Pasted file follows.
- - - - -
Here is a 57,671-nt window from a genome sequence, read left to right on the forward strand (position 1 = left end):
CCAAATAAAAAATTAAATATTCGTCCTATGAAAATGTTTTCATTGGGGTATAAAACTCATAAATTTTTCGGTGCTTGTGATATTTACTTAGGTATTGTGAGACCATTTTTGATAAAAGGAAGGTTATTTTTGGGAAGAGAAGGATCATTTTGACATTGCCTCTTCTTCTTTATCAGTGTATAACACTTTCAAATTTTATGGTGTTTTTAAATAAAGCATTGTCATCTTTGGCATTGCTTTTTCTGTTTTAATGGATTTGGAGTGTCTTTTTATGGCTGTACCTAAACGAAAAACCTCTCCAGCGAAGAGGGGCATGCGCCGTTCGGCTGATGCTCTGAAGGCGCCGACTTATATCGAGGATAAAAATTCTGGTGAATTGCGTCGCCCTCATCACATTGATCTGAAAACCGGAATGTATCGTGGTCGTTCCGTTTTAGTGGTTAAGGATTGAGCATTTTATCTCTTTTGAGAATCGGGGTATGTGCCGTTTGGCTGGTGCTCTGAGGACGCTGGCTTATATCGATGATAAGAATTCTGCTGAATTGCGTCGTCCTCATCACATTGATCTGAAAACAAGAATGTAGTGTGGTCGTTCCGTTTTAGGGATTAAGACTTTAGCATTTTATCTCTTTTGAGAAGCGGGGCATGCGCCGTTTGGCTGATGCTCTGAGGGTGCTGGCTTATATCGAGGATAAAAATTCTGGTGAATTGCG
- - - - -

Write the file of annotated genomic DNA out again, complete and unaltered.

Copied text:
Here is a 57,671-nt window from a genome sequence, read left to right on the forward strand (position 1 = left end):
CCAAATAAAAAATTAAATATTCGTCCTATGAAAATGTTTTCATTGGGGTATAAAACTCATAAATTTTTCGGTGCTTGTGATATTTACTTAGGTATTGTGAGACCATTTTTGATAAAAGGAAGGTTATTTTTGGGAAGAGAAGGATCATTTTGACATTGCCTCTTCTTCTTTATCAGTGTATAACACTTTCAAATTTTATGGTGTTTTTAAATAAAGCATTGTCATCTTTGGCATTGCTTTTTCTGTTTTAATGGATTTGGAGTGTCTTTTTATGGCTGTACCTAAACGAAAAACCTCTCCAGCGAAGAGGGGCATGCGCCGTTCGGCTGATGCTCTGAAGGCGCCGACTTATATCGAGGATAAAAATTCTGGTGAATTGCGTCGCCCTCATCACATTGATCTGAAAACCGGAATGTATCGTGGTCGTTCCGTTTTAGTGGTTAAGGATTGAGCATTTTATCTCTTTTGAGAATCGGGGTATGTGCCGTTTGGCTGGTGCTCTGAGGACGCTGGCTTATATCGATGATAAGAATTCTGCTGAATTGCGTCGTCCTCATCACATTGATCTGAAAACAAGAATGTAGTGTGGTCGTTCCGTTTTAGGGATTAAGACTTTAGCATTTTATCTCTTTTGAGAAGCGGGGCATGCGCCGTTTGGCTGATGCTCTGAGGGTGCTGGCTTATATCGAGGATAAAAATTCTGGTGAATTGCG